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Meet Rae Edelson of Gateway Arts in Brookline

Today we’d like to introduce you to Rae Edelson.

Rae, can you briefly walk us through your story – how you started and how you got to where you are today.
I joined Gateway Crafts in 1978, which was a crafts program for ten individuals with developmental disabilities who had recently been released from state schools under a class action case. The operating budget of the service, funded by the then Department of Mental Retardation, was $60,000 a year, with $800 in annual sales revenue per year, through which artists were paid. Over the course of my career with Gateway, I have expanded it to an internationally recognized studio art center, serving a diversified population of individuals with developmental disabilities, mental health issues, traumatic brain injury, and spectrum disorders. In 1980 Gateway moved from a small basement location in Brighton to our current studio, gallery, and retail space that was developed in Brookline Village. We are a part of a leading human service company, Vinfen, and operate within it as a service with our specialized arts based entrepreneurial model. Our operating budget is now two million dollars a year, with a diversified funding base, and our annual sales are approaching $150,000 a year, through which artists continue to be paid. We develop careers and lives in art, in response to the needs of talented individuals with disabilities in the greater Boston area. We are fortunate, as existing within the art community, to have a huge range of opportunities for our artists, due to the breadth of the art world, locally, nationally, and internationally.

Great, so let’s dig a little deeper into the story – has it been an easy path overall and if not, what were the challenges you’ve had to overcome?
I embrace every challenge that we have faced. Each has been an opportunity for understanding, person centered services, and refining the service that we represent. One of the struggles has been the gap between our largely state funded operating budget, and the cost it takes to maintain an arts based studio center serving people with disabilities. Luckily, we have been able to assemble a wildly talented advisory committee that helps us address our programmatic and financial needs. When we added development to our staffing and mission, we have been able to fight the good fight, fight it successfully, and with style. Our community partners are essential to what we do. Developing services as our population has changed from largely intellectual challenges, to mental health issues, autism, and brain injury, has been one of the joys of my professional life. My education in this job has continued as I have rolled up my sleeves to develop programming and lives in art for this diverse population.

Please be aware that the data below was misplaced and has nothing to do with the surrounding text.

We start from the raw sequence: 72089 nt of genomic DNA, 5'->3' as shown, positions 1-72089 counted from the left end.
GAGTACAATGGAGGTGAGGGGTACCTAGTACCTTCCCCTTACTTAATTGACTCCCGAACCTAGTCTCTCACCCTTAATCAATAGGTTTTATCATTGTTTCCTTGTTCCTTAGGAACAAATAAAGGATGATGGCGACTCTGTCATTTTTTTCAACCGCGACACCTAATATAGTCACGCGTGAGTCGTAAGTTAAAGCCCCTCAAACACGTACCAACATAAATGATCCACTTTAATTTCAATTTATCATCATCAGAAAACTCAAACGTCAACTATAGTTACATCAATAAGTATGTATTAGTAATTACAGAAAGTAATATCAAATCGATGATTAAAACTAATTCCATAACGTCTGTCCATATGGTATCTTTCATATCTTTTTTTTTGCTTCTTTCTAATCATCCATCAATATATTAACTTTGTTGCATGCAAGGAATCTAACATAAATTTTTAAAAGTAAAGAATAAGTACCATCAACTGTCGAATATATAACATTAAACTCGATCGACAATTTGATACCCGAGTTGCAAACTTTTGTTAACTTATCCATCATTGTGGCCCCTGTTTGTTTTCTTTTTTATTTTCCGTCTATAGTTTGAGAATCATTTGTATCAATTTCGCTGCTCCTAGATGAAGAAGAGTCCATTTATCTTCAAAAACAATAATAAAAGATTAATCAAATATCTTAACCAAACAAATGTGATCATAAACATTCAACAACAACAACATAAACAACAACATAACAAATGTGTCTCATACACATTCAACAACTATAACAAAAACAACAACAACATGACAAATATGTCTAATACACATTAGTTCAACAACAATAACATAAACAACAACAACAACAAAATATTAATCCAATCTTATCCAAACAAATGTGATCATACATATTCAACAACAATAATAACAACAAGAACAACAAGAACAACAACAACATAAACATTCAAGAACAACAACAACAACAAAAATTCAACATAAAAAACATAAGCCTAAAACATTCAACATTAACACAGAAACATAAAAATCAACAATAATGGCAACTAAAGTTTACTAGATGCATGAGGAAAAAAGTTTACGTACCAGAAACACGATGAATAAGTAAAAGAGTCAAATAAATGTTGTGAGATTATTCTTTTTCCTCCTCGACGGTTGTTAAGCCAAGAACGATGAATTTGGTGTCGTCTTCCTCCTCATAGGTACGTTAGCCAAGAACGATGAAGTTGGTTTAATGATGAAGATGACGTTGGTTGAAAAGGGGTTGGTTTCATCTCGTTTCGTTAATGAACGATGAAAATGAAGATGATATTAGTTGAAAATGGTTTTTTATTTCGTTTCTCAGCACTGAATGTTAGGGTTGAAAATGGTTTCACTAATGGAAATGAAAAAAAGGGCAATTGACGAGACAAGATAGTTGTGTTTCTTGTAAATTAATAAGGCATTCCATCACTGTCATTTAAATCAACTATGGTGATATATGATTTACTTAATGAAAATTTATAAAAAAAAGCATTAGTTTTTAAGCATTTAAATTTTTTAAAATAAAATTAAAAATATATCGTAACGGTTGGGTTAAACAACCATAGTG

Alright – so let’s talk business. Tell us about Gateway Arts – what should we know?
The fact that we create professional lives and careers in art for the individuals we serve is the distinguishing characteristic of our studio art center. We are not a workshop, we are not an arts and crafts program, we are a studio center producing art and fine hand crafts by our population, and selling in the outsider art and other contemporary art and crafts outlets. Our street level craft store and our professionally appointed on site gallery are a critical part of our operation. We integrate into the local, national, and international art scene with energy and zest. Our professional staff have dual backgrounds, in both art and human services.

Is there a characteristic or quality that you feel is essential to success?
I am relentless in my pursuit of goals, and flexible in the manner in which we achieve them. Intelligence, a love for problem solving, and my dual background in art as a play write and human services as a learning disability specialist, are also key.

Pricing:

  • Paintings ranging from $100-$1200
  • Jewelry ranging from $20-$150
  • Fabric arts ranging from $25-$200
  • Publications and cards $5-$20

Contact Info:

Image Credit:
Several images by photographers Katie Swanger, and marketing specialist Justine Portmann

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